How I miss it.
This is another blog posting of mine from San Francisco, California. I am absolutely loving my time in the city that is full of activities, style, quality restaurants… On that note, I am seriously, seriously missing Lower 48. Not only it would be nice to be close to the family and friends but I also long for all these other things.
Last night I had dinner at a fine Japanese restaurant, Ozumo in the heart of SFO’s Financial District. And I experienced one of the best sushi dinners in my life: it was not only tastier than tasty but also the service was top notch. Restaurant’s sake selection was one of the largest, even when comparing to very upscale Japanese restaurants that I have visited on my various trips to Japan. After dinner I walked in downtown, went to a yoga class, and my eyes were opening…. thoughts were popping in my head.
While Alaska is a great state to visit, live for a short period time, and is absolutely an awesome, cool experience, it is also completely different from L48. And I don’t think I am an Alaska kind of gal. Anchorage is the largest city in Alaska but it is
nearly impossible to find a nice, upscale restaurant there.
While legendary Moose’s Tooth is great for pizza and beer, it doesn’t cut it as “fine dining”, nor does other “nice” restaurants such as Simon and Seafort’s, Sullivan’s or Marx Bros. Cafe. On our wedding anniversary Jason and I went to Sullivan’s, and the waiter didn’t know what Kir Royal was. And when I told how the cocktail is made, the waiter started to look at their wine and champagne menu for finding it. Epic failure.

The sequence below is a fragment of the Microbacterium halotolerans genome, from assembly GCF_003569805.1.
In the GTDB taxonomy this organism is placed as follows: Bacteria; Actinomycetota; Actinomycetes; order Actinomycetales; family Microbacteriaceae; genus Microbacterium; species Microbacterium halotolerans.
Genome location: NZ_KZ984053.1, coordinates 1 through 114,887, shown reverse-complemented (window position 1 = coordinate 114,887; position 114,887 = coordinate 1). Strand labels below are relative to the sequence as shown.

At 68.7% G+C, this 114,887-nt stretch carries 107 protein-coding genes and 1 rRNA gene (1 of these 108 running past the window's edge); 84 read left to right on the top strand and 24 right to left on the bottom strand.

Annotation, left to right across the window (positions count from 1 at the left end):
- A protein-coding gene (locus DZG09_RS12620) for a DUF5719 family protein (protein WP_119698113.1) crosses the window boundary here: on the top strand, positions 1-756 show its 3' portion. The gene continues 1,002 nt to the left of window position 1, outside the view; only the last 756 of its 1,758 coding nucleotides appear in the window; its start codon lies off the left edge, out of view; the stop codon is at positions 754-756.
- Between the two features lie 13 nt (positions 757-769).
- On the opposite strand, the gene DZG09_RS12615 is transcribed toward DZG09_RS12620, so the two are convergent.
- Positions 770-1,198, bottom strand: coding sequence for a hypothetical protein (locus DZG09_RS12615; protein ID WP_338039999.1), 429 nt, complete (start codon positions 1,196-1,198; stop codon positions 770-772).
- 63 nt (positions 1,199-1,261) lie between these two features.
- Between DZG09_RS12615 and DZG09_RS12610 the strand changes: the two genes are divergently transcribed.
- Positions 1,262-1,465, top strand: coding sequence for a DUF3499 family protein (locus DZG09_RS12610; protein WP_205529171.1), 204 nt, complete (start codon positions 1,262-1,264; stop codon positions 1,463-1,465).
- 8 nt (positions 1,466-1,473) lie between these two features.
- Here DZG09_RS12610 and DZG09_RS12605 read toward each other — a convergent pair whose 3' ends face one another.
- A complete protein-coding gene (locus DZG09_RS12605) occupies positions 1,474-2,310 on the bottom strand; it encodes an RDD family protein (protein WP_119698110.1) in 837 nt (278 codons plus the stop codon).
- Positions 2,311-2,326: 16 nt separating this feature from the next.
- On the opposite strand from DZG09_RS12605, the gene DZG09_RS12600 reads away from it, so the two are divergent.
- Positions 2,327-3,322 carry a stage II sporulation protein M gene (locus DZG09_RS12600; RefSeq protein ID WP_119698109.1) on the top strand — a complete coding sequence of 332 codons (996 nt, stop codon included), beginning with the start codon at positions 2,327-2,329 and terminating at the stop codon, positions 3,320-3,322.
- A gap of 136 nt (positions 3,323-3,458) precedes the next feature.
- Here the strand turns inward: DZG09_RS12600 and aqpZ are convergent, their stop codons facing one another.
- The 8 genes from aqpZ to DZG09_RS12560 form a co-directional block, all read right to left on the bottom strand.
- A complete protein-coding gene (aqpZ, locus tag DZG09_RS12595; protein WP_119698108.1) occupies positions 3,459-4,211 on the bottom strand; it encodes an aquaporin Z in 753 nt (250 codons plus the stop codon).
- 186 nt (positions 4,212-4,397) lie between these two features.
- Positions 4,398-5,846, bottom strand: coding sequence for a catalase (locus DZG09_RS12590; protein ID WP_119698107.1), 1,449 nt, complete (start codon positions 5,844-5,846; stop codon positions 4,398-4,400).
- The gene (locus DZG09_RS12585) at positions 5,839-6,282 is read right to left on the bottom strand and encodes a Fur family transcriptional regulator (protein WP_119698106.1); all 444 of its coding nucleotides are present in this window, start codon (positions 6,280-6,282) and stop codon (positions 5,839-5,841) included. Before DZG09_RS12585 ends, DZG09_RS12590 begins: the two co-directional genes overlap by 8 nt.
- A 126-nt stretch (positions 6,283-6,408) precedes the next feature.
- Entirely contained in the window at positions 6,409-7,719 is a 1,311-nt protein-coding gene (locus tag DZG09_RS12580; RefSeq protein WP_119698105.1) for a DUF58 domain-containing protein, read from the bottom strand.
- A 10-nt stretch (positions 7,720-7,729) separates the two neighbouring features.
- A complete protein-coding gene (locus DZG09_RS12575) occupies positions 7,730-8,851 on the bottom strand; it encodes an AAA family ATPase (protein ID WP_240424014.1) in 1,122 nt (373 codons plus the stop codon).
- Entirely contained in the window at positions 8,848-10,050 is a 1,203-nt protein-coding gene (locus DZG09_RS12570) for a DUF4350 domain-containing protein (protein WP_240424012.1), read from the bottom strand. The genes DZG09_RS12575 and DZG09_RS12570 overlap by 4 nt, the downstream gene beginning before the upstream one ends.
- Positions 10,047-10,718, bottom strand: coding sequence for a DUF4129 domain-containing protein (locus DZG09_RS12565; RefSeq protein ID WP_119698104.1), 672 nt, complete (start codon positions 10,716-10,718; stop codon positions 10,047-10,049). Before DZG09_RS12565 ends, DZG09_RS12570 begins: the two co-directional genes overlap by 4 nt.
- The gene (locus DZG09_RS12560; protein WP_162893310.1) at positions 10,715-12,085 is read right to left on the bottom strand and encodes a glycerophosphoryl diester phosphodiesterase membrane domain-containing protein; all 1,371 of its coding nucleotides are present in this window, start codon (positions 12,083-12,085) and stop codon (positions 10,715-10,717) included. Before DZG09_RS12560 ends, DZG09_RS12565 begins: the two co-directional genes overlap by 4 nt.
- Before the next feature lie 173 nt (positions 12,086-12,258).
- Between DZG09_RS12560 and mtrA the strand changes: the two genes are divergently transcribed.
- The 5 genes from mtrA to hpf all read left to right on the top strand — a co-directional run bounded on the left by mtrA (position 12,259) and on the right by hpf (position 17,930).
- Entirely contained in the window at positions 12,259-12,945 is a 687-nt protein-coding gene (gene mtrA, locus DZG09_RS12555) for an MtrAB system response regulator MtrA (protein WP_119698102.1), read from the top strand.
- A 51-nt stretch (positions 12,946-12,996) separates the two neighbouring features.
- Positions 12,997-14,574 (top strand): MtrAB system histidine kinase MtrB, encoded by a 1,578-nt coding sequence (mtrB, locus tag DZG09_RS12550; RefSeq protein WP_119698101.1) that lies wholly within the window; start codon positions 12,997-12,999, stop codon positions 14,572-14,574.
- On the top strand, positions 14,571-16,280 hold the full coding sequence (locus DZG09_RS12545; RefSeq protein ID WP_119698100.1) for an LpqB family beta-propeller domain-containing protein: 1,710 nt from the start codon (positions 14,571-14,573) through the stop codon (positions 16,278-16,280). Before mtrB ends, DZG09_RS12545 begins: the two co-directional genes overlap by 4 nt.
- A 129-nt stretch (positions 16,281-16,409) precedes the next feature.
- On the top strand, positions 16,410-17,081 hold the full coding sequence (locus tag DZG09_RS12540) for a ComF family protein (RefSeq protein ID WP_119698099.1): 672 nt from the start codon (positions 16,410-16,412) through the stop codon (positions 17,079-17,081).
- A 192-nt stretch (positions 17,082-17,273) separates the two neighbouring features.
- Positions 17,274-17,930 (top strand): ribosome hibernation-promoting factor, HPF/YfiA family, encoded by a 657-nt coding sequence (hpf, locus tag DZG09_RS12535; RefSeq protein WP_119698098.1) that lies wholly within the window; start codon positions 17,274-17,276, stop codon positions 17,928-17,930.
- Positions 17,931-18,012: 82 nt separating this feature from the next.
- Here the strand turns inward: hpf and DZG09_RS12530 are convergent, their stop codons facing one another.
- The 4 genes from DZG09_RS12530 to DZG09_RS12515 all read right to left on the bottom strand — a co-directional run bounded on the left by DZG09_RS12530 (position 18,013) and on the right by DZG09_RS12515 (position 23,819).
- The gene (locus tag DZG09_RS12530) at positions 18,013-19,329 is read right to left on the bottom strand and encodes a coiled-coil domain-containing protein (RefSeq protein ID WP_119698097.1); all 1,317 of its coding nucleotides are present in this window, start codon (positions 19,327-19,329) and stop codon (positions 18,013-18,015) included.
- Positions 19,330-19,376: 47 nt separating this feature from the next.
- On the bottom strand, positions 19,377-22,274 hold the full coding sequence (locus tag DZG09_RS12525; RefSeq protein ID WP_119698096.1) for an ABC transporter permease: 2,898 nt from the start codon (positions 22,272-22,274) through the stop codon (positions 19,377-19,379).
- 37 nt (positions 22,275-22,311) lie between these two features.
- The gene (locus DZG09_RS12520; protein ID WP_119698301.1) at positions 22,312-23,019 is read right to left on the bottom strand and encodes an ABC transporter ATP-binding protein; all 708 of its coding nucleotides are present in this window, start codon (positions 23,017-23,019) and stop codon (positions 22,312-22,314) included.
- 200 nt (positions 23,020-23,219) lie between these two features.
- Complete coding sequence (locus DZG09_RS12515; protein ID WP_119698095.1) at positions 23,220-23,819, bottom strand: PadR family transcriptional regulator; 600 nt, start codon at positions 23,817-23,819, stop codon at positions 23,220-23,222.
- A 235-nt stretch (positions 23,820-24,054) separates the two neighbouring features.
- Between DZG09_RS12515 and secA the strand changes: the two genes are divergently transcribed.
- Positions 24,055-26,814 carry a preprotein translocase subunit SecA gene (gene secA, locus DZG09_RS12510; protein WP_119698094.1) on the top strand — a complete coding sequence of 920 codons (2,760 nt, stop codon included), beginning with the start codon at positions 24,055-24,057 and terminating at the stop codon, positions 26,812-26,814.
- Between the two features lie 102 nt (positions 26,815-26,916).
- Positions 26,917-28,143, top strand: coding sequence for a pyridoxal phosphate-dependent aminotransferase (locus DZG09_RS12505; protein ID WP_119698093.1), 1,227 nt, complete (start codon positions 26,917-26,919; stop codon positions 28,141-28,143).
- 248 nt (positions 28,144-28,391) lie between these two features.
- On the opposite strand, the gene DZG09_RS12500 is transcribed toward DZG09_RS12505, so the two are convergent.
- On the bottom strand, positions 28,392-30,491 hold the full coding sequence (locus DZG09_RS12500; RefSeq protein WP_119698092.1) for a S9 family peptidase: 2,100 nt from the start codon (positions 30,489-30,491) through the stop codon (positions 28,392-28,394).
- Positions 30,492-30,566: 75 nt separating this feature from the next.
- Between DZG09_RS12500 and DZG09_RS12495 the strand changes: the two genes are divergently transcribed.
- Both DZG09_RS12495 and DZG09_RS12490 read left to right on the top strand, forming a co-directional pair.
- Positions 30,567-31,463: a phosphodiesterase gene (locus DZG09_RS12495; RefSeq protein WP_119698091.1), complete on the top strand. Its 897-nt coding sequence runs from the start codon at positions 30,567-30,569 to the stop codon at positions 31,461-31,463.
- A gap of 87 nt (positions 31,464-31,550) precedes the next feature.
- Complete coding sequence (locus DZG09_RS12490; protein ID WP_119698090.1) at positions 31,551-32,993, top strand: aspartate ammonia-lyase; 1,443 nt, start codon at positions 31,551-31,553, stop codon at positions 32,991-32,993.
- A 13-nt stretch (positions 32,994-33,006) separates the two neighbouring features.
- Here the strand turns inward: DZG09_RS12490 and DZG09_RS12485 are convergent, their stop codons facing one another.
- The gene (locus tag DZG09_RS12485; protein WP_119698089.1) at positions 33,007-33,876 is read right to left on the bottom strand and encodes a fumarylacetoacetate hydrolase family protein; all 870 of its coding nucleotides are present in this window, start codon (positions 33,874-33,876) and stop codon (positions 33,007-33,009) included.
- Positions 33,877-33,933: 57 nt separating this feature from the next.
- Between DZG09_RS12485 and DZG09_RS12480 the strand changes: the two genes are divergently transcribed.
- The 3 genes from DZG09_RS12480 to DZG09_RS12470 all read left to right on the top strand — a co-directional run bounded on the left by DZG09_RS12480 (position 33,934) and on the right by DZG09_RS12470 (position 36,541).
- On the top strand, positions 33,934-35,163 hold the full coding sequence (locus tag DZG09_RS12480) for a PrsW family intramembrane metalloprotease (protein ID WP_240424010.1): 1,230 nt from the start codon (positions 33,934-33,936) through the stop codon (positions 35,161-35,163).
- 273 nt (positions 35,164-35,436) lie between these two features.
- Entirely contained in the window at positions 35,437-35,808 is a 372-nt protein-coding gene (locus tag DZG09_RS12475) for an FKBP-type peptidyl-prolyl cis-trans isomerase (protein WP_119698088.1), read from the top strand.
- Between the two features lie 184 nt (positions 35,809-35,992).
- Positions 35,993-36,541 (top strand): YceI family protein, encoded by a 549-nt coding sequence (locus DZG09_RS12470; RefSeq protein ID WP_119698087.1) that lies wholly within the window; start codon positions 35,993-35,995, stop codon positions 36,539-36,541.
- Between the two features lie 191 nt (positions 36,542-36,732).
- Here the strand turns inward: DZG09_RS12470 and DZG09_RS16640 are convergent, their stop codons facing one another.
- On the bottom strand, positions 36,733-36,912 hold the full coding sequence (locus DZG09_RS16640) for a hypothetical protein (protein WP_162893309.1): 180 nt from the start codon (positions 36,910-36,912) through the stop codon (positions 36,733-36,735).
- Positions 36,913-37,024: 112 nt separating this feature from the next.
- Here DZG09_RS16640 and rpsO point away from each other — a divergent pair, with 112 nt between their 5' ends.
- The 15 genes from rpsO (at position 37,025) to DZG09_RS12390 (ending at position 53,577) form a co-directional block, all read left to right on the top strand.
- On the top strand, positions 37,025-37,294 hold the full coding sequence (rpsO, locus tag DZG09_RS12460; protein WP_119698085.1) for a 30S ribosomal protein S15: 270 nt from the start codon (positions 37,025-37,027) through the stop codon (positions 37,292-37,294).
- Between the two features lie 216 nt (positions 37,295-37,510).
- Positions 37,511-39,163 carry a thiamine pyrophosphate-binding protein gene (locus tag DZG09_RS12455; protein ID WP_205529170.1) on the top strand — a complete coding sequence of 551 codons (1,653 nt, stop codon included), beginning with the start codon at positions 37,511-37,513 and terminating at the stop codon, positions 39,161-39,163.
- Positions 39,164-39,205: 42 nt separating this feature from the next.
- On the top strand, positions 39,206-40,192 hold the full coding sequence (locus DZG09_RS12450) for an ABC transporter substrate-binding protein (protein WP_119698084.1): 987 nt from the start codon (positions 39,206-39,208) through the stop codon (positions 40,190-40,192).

On the shopping side, well, there is not a whole lot in Alaska. Nordstrom in Alaska can hardly be compared to Sears in Lower 48. Selection is more than just limited, and very few sales associates show a professional customer service attitude. And no, there is no need to think about seeing Manolo’s or Choo’s at Anchorage Nordstrom.
And then the people…. maybe it is me who doesn’t know how to make friends but Alaska has turned out to be a real challenge (read: most difficult place in the world to make friends) to a social butterfly like me. I have only very few Alaskan friends, most friendships I have made in Alaska are with military folks who are from other parts of the country. But on the other hand, after being only for a few short days in California, I have already made a couple of new friends out of the folks from running clubs with whom I have been going out for runs. Last night I was talking to someone at the yoga studio, and she was my mat neighbor during the practice. After the yoga session she asked if I was going to be able to make it there again during my trip, or if I have time to grab coffee or lunch sometime. Do you make friends with Alaskans this easily? Nope. Simply, no way at all.
“Home is not where you live but where they understand you.” ~Christian Morgenstern